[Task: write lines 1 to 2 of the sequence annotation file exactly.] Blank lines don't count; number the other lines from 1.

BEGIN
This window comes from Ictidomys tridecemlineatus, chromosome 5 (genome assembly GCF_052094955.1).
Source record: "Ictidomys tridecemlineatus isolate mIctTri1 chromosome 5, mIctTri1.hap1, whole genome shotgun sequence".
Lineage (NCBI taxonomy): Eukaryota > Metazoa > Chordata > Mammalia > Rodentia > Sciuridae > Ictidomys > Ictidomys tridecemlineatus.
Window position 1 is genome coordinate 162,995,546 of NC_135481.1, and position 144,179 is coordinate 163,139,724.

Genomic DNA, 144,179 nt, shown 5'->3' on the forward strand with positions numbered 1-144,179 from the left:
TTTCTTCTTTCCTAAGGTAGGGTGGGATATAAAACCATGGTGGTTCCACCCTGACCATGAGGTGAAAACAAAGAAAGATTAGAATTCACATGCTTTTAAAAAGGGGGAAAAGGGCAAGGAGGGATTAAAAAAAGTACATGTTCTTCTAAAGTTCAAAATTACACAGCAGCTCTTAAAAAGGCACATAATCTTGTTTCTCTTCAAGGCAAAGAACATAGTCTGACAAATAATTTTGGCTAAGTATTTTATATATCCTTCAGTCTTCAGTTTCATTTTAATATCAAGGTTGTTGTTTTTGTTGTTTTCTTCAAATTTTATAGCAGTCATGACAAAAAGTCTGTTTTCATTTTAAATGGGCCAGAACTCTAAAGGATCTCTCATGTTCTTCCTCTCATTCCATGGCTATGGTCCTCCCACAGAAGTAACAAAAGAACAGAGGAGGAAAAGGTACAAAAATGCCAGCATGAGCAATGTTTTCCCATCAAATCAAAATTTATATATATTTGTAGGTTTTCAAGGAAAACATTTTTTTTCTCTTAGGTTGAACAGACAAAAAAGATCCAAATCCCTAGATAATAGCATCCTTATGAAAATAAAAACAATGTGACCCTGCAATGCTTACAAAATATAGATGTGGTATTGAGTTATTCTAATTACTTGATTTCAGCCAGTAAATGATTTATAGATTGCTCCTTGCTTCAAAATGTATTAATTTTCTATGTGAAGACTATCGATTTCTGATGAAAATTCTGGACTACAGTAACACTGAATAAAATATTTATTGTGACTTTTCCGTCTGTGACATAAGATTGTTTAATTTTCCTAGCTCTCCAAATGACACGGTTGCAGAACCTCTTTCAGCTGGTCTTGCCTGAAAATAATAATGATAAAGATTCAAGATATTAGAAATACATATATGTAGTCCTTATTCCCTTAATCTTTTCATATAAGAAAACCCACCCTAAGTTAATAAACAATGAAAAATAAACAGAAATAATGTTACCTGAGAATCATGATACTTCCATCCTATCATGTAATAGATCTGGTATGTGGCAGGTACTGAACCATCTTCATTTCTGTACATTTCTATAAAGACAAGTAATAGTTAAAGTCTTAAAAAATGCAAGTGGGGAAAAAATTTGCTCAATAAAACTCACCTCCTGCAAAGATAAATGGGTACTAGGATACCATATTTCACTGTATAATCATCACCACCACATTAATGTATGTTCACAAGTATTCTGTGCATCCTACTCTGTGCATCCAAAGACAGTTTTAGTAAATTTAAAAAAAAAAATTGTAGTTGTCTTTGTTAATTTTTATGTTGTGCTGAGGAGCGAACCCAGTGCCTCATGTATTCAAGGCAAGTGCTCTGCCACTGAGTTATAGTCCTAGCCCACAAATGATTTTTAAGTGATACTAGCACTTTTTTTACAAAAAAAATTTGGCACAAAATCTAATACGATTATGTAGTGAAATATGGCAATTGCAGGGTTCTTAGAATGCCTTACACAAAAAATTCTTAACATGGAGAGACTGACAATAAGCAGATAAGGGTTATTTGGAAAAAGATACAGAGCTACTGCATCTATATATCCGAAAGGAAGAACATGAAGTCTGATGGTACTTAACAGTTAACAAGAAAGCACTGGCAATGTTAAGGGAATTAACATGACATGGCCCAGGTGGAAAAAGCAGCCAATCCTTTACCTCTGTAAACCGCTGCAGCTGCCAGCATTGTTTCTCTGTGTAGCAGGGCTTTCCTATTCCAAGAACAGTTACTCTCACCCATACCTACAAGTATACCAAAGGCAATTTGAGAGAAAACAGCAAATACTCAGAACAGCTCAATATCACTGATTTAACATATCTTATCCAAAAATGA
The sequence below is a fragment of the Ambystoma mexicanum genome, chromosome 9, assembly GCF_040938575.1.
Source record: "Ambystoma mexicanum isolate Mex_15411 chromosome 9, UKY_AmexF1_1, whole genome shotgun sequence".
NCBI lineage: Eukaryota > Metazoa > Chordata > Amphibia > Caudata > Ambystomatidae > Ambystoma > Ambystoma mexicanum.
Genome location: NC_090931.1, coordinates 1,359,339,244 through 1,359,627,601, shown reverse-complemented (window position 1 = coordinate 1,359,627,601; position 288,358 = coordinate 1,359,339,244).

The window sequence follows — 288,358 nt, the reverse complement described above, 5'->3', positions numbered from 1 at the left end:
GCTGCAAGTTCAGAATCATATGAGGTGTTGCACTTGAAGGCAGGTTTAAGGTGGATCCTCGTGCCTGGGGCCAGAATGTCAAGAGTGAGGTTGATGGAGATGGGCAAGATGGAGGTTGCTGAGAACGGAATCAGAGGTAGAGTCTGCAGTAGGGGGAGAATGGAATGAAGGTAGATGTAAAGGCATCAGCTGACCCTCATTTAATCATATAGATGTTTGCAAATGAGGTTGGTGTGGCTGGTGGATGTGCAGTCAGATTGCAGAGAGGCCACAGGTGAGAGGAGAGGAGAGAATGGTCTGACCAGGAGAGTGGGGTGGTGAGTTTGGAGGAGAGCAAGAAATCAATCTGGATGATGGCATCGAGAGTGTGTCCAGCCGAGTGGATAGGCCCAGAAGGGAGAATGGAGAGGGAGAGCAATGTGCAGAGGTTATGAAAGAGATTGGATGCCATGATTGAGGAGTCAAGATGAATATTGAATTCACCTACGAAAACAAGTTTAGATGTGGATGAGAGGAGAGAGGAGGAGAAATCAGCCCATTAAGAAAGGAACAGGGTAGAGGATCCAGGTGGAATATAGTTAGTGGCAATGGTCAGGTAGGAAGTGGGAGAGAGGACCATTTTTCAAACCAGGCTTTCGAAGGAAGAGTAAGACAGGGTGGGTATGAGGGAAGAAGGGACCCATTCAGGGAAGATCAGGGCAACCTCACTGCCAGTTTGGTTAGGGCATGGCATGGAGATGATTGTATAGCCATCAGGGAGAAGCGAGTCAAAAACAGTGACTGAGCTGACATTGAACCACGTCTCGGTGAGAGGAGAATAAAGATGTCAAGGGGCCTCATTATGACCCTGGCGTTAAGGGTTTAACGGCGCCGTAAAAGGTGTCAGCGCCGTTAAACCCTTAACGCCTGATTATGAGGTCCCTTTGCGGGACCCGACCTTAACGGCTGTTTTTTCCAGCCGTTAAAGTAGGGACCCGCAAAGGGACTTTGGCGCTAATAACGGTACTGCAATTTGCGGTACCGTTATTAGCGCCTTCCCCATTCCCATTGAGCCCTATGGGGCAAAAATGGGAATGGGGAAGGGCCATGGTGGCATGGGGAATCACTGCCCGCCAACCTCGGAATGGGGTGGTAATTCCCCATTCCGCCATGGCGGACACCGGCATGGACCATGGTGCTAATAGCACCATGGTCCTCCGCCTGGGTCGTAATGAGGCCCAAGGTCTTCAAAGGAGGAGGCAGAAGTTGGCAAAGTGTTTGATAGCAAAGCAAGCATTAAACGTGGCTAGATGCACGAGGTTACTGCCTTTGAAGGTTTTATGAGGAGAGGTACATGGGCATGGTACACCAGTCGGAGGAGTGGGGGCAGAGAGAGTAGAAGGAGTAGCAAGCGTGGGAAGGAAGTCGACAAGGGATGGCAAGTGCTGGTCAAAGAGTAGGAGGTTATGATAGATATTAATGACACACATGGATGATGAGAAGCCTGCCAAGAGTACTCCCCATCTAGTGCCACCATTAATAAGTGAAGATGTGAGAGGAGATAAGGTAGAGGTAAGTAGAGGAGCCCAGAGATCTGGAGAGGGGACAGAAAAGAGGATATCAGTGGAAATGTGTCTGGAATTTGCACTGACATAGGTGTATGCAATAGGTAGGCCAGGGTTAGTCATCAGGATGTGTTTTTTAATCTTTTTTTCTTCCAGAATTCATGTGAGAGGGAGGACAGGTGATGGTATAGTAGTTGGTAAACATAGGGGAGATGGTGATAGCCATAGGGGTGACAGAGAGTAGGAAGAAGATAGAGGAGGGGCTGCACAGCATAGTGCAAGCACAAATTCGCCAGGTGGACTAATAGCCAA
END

This window comes from Ictidomys tridecemlineatus, chromosome 5 (genome assembly GCF_052094955.1).
Source record: "Ictidomys tridecemlineatus isolate mIctTri1 chromosome 5, mIctTri1.hap1, whole genome shotgun sequence".